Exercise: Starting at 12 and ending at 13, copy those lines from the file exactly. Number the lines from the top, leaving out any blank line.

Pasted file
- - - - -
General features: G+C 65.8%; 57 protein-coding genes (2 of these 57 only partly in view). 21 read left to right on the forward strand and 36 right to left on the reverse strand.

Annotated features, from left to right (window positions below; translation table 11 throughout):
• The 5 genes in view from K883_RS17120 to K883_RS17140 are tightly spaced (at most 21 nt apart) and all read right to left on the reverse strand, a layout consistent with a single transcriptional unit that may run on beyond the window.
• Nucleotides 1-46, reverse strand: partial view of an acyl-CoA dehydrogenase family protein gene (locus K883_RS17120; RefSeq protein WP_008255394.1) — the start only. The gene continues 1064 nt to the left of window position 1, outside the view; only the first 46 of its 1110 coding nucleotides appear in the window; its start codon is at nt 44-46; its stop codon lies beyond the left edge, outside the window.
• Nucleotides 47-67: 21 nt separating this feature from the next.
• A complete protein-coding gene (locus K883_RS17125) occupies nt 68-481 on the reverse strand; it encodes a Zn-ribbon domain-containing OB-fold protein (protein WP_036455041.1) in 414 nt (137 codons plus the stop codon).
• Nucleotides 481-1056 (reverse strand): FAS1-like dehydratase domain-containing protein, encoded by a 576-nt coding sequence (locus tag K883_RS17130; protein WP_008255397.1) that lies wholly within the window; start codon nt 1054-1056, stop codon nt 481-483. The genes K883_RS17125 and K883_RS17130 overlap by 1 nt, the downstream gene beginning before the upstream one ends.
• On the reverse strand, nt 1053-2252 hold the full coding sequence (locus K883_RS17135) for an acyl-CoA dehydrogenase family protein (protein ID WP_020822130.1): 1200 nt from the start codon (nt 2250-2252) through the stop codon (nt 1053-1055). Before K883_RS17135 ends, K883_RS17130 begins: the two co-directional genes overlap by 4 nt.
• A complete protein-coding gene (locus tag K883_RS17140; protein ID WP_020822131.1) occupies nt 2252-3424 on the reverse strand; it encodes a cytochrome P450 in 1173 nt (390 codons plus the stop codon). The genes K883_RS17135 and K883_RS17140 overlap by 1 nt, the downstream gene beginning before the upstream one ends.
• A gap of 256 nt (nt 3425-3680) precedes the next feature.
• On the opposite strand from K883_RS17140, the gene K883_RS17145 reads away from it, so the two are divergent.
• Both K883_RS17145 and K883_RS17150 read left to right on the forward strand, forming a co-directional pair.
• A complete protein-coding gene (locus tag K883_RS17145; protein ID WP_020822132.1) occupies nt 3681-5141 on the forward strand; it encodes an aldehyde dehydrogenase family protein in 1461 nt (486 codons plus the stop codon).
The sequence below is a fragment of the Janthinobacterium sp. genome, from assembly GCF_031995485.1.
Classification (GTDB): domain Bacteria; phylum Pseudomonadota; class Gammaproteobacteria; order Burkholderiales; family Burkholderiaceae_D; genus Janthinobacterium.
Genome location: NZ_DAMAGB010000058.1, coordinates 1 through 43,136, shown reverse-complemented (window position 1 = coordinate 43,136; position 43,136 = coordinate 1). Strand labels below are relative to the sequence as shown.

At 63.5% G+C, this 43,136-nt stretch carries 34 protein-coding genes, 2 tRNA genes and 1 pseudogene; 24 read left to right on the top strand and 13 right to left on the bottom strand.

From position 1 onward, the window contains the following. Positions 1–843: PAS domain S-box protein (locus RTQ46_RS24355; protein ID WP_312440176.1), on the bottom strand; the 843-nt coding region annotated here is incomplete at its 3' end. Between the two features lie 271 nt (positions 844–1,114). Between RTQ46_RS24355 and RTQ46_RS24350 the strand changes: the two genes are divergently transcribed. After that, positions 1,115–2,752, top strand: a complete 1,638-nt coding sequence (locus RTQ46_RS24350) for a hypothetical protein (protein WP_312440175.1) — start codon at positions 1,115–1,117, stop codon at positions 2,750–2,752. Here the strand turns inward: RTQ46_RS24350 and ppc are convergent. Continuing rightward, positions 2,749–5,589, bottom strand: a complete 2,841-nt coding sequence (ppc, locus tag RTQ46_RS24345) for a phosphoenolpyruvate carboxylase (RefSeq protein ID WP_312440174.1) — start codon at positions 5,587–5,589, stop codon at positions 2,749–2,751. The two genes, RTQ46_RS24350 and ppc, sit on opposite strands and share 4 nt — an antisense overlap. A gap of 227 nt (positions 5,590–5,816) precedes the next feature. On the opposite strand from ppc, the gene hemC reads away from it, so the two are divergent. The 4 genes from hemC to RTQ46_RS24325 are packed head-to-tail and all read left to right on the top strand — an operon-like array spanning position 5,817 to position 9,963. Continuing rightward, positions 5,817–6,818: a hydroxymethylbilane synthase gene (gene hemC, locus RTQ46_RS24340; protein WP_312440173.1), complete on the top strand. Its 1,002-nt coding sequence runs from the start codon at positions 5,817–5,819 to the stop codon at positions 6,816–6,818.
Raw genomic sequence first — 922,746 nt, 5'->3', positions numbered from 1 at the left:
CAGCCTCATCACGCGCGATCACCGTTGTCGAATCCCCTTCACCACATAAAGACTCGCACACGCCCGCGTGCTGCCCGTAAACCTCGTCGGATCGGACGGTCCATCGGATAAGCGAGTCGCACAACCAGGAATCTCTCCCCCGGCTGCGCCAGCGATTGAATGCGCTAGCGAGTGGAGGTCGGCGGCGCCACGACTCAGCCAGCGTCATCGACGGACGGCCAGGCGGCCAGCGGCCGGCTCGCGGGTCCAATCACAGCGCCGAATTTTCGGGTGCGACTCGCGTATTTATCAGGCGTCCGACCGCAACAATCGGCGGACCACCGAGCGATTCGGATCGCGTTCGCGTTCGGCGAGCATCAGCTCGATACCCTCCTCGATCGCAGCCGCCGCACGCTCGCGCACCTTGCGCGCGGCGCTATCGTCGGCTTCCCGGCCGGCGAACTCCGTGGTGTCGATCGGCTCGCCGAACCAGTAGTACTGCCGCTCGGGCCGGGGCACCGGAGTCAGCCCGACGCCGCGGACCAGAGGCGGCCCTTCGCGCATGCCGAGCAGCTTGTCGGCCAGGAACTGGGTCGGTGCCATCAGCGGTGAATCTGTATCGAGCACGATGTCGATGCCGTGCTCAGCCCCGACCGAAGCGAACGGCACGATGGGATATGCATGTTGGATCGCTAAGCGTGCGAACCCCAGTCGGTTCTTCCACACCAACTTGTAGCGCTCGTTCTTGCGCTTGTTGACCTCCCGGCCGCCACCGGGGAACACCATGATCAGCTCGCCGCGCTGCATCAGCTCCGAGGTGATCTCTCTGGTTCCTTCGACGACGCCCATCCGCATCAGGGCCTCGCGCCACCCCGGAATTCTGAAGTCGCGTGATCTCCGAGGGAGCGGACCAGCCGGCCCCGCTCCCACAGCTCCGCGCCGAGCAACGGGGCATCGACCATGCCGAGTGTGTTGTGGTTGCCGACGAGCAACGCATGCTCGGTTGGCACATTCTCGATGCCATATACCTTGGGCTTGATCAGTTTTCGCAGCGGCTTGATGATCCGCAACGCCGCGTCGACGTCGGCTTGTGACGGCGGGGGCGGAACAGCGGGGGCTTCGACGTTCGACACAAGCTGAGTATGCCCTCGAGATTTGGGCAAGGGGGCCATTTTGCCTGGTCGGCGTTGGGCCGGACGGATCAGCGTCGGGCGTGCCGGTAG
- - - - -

• Both K883_RS17145 and K883_RS17150 read left to right on the forward strand, forming a co-directional pair.
• A complete protein-coding gene (locus tag K883_RS17145; protein ID WP_020822132.1) occupies nt 3681-5141 on the forward strand; it encodes an aldehyde dehydrogenase family protein in 1461 nt (486 codons plus the stop codon).